Editorial: Mechanisms regulating immunity in plants
- 1The Sainsbury Laboratory, Norwich Research Park, Norwich, UK
- 2School of Life Sciences, University of Warwick, Coventry, UK
Plants are constantly exposed to potential pathogens in their environment. The intimate associations involved in plant-microbe interactions have influenced the evolution of a multi-faceted surveillance system to detect and respond to both the presence of microbes at the cell surface as well as the presence of pathogenic effectors inside the cell. Here, we bring together 11 reviews that discuss current concepts in plant innate immunity with a focus on protein biology and proteomics (Figure 1).
Figure 1. Schematic representation of topics covered in the special issue Mechanisms regulating immunity in plants. Numbers correspond to review articles as follows: (1) Nühse (2012), Cell wall integrity signaling and innate immunity in plants; (2) Urbanus and Ott (2012), Plasticity of plasma membrane compartmentalization during plant immune responses; (3) Greeff et al. (2012), Receptor-like kinase complexes in plant innate immunity; (4) Bonardi and Dangl (2012), How complex are intracellular immune receptor signaling complexes? (5) Park et al. (2012), Protein phosphorylation in plant immunity: insights into the regulation of pattern recognition receptor-mediated signaling; (6) Rasmussen et al. (2012), MAP kinase cascades in Arabidopsis innate immunity; (7) Eichmann and Schäfer (2012), The endoplasmic reticulum in plant immunity and cell death; (8) Furlan et al. (2012), Regulation of plant immune receptors by ubiquitination; (9) Mazur and van den Burg (2012), Global SUMO proteome responses guide gene regulation, mRNA biogenesis, and plant stress responses; (10) Wirthmueller and Banfield (2012), mADP-RTs: versatile virulence factors from bacterial pathogens of plants and mammals; (11) Howden and Huitema (2012), Effector-triggered post-translational modifications and their role in suppression of plant immunity.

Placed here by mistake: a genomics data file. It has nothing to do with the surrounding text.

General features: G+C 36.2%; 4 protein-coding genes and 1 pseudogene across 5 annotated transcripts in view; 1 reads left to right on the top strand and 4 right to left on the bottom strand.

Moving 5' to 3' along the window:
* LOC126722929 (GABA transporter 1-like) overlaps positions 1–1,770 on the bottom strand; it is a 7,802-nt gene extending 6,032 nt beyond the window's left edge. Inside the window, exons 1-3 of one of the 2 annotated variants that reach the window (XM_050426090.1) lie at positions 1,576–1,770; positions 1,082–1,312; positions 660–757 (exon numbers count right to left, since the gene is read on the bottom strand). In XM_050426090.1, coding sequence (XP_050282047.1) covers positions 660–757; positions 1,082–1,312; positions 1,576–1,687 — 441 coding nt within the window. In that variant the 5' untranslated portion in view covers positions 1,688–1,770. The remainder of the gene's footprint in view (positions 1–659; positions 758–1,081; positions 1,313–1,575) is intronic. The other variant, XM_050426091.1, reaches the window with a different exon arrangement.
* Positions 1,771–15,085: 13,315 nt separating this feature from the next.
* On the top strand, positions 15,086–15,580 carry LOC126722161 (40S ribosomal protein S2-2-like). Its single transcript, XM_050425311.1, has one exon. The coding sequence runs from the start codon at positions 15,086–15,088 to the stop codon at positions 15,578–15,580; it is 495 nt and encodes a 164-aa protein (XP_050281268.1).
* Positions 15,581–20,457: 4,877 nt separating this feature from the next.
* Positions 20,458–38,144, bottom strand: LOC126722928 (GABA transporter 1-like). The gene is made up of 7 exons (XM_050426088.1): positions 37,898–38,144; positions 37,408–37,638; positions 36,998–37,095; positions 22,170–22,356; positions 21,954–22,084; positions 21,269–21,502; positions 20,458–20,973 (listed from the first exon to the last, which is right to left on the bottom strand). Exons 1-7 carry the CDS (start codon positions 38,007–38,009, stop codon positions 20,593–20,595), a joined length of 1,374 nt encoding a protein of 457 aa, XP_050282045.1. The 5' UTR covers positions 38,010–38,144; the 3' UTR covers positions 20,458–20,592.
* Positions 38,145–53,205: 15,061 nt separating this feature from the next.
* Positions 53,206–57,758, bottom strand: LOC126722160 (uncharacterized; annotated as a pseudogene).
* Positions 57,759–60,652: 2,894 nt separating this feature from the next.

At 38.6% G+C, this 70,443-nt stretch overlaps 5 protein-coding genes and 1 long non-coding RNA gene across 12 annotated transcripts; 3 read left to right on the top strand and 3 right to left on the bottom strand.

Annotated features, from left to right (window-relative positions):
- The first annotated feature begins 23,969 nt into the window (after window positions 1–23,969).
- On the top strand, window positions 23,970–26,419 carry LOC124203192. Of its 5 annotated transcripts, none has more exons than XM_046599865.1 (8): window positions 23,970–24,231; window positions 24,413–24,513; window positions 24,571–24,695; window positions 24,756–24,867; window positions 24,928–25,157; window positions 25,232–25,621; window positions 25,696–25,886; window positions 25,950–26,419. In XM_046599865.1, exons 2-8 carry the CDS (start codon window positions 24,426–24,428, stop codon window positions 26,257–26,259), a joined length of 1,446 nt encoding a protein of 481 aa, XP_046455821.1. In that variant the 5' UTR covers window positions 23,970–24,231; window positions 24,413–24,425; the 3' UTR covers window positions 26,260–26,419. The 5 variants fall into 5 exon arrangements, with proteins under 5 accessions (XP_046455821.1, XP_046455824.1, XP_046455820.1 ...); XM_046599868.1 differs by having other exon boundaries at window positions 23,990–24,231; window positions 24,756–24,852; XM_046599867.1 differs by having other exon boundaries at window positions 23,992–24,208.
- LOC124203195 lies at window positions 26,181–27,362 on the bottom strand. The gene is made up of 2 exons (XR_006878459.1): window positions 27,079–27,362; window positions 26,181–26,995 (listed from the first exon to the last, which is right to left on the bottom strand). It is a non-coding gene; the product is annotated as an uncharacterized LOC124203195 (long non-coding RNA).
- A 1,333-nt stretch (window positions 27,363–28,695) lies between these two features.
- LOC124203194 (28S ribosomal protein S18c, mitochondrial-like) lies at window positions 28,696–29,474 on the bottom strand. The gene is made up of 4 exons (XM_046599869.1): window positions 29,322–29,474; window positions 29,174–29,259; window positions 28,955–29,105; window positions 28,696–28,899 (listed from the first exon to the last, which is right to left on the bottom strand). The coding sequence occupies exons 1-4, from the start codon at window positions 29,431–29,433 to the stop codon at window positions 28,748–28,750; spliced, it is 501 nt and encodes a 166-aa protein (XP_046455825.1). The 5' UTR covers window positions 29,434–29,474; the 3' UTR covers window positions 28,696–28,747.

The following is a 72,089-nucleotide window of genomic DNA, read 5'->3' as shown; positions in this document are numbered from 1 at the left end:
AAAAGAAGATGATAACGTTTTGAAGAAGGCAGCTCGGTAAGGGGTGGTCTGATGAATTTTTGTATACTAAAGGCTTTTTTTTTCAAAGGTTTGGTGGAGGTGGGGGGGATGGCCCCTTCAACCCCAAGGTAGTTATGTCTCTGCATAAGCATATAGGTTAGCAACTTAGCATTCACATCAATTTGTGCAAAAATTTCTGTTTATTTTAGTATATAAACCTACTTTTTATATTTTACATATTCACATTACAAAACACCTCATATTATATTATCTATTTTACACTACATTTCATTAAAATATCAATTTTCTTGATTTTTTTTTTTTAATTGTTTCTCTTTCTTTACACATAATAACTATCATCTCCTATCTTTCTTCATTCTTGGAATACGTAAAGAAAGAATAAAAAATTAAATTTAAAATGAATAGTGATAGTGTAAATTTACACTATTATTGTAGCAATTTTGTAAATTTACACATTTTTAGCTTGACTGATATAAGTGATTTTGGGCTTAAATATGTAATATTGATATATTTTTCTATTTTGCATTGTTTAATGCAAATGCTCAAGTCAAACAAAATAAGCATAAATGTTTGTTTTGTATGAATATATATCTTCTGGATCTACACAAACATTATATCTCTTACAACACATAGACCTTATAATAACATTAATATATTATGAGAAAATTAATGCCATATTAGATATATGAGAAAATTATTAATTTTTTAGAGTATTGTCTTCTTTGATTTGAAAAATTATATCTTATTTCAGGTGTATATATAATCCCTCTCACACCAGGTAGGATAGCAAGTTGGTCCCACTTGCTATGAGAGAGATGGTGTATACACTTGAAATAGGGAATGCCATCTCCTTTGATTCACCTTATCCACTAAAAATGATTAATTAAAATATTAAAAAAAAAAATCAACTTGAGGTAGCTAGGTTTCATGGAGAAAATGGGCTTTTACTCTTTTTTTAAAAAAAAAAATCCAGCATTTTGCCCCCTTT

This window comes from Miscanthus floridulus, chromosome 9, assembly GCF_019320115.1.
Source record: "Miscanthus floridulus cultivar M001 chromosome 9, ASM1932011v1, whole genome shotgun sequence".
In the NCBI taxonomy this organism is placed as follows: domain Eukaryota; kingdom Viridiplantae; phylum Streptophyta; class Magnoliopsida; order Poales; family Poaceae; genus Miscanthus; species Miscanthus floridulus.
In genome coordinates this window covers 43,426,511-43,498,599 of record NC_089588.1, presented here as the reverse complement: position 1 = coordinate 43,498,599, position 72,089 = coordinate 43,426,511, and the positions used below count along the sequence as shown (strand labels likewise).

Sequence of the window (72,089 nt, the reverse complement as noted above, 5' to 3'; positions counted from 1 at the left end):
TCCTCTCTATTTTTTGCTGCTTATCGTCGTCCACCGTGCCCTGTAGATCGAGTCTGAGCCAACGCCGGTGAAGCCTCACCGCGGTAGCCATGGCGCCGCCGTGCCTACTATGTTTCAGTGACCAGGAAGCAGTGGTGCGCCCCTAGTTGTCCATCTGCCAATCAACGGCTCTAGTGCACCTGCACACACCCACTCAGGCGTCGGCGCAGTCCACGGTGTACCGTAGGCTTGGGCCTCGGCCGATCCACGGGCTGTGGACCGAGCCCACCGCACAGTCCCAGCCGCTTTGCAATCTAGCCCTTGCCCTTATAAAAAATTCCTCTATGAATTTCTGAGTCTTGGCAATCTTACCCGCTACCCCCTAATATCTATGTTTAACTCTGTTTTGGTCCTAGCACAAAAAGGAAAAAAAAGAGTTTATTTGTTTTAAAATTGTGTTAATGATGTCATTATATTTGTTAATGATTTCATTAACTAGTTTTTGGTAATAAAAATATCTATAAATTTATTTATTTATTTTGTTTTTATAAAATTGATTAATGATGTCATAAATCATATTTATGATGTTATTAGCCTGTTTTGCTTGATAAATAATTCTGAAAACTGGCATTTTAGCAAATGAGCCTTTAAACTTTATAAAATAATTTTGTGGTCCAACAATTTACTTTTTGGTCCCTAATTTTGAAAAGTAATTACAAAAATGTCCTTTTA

To interact with the plant plasma membrane, microbes must first breach the formidable barrier presented by the cell wall. Nühse (2012) introduces the emerging concept of cell wall integrity signaling, noting that both mechanical properties and receptors capable of sensing cellular damage are likely to be involved. In both pathogenic and symbiotic interactions with microbes, the host plasma membrane is substantially modified. Urbanus and Ott (2012) review the dynamic compartmentalization of the plasma membrane and discuss factors, such as alterations to lipid composition and/or anchoring of proteins to the cell wall or cytoskeleton, that contribute to the formation of membrane micro-domains. Embedded within the plasma membrane, pattern recognition receptors (PRRs) can be affected by the formation of micro-domains. Many PRRs are receptor-like kinases that bind ligands derived from microbes and, as discussed by Greeff et al. (2012), rapidly form complexes with other proteins to initiate signaling cascades. Within the plant cell, additional immune receptor complexes detect the presence of pathogenic effector proteins. Bonardi and Dangl (2012) describe pre- and post-activation mechanisms regulating intracellular receptor complexes and recognize the need to use emerging fluorescent protein technologies in parallel to proteomics in order to study spatio-temporal dynamics of immune receptors in living cells.
Of all the molecular events that occur within activated receptor complexes, the most intensely studied using proteomic methods is phosphorylation, both for the amenability of this modification to analysis and for the central role it plays in signal transduction in all organisms. Park et al. (2012) nicely review the role of phosphorylation in all stages of immune signal transduction downstream of PRRs. The authors identify the need to clarify in vivo phosphorylation events and they highlight the continued gap in our knowledge between activated receptor complexes and downstream signaling cascades, such as those mediated by mitogen-activated protein kinases, which are discussed in detail by Rasmussen et al. (2012).